TIMING, namely Time-Resolved Nonlinear Ghost Imaging, is a project of the Emergent Photonics Lab funded by the European Research Council (ERC) under the European Union's Horizon 2020 research and innovation programme grant agreement n° 725046.
TIMING addresses major challenges in Terahertz (THz) sensing at the forefront of the experimental and theoretical investigation. The results will have far-reaching implications in complex science. They will target the next generation of THz imagers, acknowledged as unique diagnostic tools in cross-disciplinary fields in light of the THz’s distinctive ability to unambiguously discriminate molecular compounds.
The project objectives are:
(i) to explore the consequences of modern approaches to imaging with structured illumination in the THz domain.
(ii) to introduce a novel approach to THz microscopy.
TIMING will explore a novel form of single-pixel imaging that boosts the performance of the state-of-the-art. It exploits concepts cross-disciplinary inherited from fields like complexity and nonlinear-physics.
The newly developed background will directly impact transverse fields like acoustic, microwaves and optics where related forms of imaging are strongly investigated. The sought results aim to enable applications in several scenarios in biology, medicine, material science, quality inspection and security. In all those fields, active THz imaging is still challenged by the poor general resolution, low brightness and relatively long acquisition time, aspects directly targeted by this project.
TIMING is at the same time a project and novel imaging concept that will unveil real applications in transversal and interdisciplinary fields where imaging and material discrimination are strategic.
The TIMING project is a direct spin-out of the EU-FP7 Marie Curie - Career Integration Grant project THEIA. As it is a natural precursor, all the contents of the THEIA project (http://theia.scienceontheweb.net/) are reproduced here. The Emergent Photonics Lab team is grateful for the continuing EU support and it is committed to pursuing the excellence which is the distinctive feature of the ERC research action.
Welcome to the TIMING project
Time-Resolved Nonlinear Ghost Imaging
L. Olivieri, J. S. Totero Gongora, A. Pasquazi, and M. Peccianti, "Time-Resolved Nonlinear Ghost Imaging," ACS Photonics 5(8), 3379–3388 (2018). https://pubs.acs.org/doi/10.1021/acsphotonics.8b00653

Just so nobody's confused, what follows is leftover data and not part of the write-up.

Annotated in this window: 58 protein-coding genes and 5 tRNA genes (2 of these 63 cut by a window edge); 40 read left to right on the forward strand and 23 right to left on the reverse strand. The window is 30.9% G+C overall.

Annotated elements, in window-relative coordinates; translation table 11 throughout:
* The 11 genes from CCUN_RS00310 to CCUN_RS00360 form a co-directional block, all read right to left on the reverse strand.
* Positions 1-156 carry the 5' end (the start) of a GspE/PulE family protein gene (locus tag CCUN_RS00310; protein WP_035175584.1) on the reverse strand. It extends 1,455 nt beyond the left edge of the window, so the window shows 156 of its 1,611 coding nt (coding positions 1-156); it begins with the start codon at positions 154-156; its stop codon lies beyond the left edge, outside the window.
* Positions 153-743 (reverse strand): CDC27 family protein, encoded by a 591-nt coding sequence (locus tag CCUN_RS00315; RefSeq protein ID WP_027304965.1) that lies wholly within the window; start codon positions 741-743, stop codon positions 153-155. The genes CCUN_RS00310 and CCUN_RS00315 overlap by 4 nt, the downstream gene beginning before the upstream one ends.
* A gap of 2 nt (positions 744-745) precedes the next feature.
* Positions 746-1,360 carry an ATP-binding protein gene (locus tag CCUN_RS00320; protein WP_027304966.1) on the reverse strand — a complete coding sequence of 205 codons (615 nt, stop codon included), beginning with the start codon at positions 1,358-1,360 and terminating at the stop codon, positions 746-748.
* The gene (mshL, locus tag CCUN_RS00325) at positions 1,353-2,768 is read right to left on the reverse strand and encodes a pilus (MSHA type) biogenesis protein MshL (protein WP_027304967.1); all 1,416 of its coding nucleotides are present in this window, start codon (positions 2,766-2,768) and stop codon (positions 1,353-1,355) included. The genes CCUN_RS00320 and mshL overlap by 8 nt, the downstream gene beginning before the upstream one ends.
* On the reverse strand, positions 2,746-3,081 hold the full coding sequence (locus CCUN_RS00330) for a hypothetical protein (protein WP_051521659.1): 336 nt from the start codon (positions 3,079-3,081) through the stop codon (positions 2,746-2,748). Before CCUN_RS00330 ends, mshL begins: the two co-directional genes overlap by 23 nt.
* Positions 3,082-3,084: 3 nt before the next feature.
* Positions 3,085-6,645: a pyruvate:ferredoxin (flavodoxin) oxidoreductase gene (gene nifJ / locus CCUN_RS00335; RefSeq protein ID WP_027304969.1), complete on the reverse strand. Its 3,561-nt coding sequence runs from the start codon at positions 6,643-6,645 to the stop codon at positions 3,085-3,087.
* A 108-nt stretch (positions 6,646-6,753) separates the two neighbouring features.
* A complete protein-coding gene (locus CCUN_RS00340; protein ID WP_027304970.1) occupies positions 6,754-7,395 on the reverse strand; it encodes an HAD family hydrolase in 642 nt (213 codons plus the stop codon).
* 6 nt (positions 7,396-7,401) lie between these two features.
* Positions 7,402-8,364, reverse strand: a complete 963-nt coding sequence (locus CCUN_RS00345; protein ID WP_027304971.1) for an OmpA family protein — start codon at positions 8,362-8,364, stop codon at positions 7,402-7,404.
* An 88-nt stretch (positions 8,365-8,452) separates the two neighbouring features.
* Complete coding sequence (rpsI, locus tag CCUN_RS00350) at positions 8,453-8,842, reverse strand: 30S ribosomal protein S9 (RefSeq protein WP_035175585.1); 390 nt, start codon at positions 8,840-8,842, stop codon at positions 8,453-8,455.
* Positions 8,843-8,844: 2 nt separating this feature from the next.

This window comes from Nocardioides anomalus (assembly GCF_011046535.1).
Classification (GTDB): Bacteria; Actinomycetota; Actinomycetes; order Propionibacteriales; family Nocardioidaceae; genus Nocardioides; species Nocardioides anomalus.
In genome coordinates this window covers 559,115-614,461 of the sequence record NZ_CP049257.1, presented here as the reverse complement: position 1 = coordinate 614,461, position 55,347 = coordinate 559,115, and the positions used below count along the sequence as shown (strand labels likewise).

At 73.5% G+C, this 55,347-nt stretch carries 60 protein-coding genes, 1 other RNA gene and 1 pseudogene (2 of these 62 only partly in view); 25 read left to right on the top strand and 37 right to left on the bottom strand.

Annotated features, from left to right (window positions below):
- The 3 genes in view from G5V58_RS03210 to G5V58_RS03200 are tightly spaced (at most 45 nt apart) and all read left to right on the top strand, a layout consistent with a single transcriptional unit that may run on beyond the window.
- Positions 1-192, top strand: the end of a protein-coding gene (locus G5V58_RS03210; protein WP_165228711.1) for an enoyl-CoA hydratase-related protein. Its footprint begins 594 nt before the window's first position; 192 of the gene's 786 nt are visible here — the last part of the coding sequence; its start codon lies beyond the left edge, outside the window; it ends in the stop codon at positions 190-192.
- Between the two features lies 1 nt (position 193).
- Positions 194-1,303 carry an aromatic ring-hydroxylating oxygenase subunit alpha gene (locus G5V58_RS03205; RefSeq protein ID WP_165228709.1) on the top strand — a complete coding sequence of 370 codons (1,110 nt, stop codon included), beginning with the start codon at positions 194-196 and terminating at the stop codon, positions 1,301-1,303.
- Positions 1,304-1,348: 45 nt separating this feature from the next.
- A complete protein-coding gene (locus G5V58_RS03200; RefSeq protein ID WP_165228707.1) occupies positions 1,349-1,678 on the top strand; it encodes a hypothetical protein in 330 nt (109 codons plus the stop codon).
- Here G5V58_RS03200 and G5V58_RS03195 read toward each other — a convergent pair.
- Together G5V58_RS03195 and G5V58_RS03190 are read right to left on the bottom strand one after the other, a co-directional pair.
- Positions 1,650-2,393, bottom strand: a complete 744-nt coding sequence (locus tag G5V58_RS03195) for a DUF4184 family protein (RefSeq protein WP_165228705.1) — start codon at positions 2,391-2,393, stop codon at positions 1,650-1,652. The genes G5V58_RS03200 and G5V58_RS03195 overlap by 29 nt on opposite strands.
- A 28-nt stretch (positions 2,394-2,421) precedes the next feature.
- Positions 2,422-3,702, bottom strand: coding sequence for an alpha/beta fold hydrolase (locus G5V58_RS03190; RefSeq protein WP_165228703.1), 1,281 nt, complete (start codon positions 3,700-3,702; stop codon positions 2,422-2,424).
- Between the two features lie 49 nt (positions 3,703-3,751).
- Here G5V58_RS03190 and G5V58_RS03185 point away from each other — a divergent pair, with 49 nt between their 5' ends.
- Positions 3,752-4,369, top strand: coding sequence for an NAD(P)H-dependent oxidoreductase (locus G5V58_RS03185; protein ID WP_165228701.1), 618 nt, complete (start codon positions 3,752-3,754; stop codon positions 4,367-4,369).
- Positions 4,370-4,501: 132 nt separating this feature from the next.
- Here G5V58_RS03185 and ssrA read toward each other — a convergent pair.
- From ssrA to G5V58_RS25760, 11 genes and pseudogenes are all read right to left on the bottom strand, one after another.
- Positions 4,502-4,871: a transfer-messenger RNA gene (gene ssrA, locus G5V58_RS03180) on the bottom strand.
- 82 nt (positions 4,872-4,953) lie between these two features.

Marie Curie Ambassador at Brighton Cafe Scientifique
Marco Peccianti of #EPic_sussex @PhysicsAtSussex Marie Curie Ambassador and ERC-COG holder @ERC_Research presents an outreach talk about the Science of Ultrafast Photonics in Brighton.
Details The Science of Ultrafast Photonics with Prof Marco Peccianti A pulse of light can be compressed in time down to scales where even electrons look still and electromagnetic waves appear to move in slow motion. Pulses of fairly ordinary energies, when constrained into such a brief existence, show intensities like that on the surface of a star.
Light itself becomes so strong that is able to expel electrons from matter, inhibiting the natural bonding between atoms. This world is rich in frontier physics and new forms of radiation that can now be harnessed. Marco Peccianti is a professor of photonics at the University of Sussex (UK) and co-director of the Emergent Photonics Lab (http://www.sussex.ac.uk/physics/epic/). He is editor for the Optical Society of America, chair and member of several scientific committees, and author of about 100 journal publications, 200 conference papers, book chapters and patents with several thousands of citations in literature. He is the recipient of multi-million research grants at the national and European level, and of several personal prizes and fellowships. His current research interests include the experimental investigation of terahertz physics and ultrafast nonlinear optics. Wednesday 14 March, 7:30 for 8:00 start at the Latest Musicbar.
High-energy terahertz surface optical rectification
L. Peters, J. Tunesi, A. Pasquazi, and M. Peccianti, "High-energy terahertz surface optical rectification," Nano Energy 46, 128–132 (2018).
Micro-combs: A novel generation of optical sources
A. Pasquazi, M. Peccianti, L. Razzari, D. J. Moss, S. Coen, M. Erkintalo, Y. K. Chembo, T. Hansson, S. Wabnitz, P. Del’Haye, X. Xue, A. M. Weiner, and R. Morandotti, "Micro-combs: A novel generation of optical sources," Physics Reports 729, 1–81 (2018).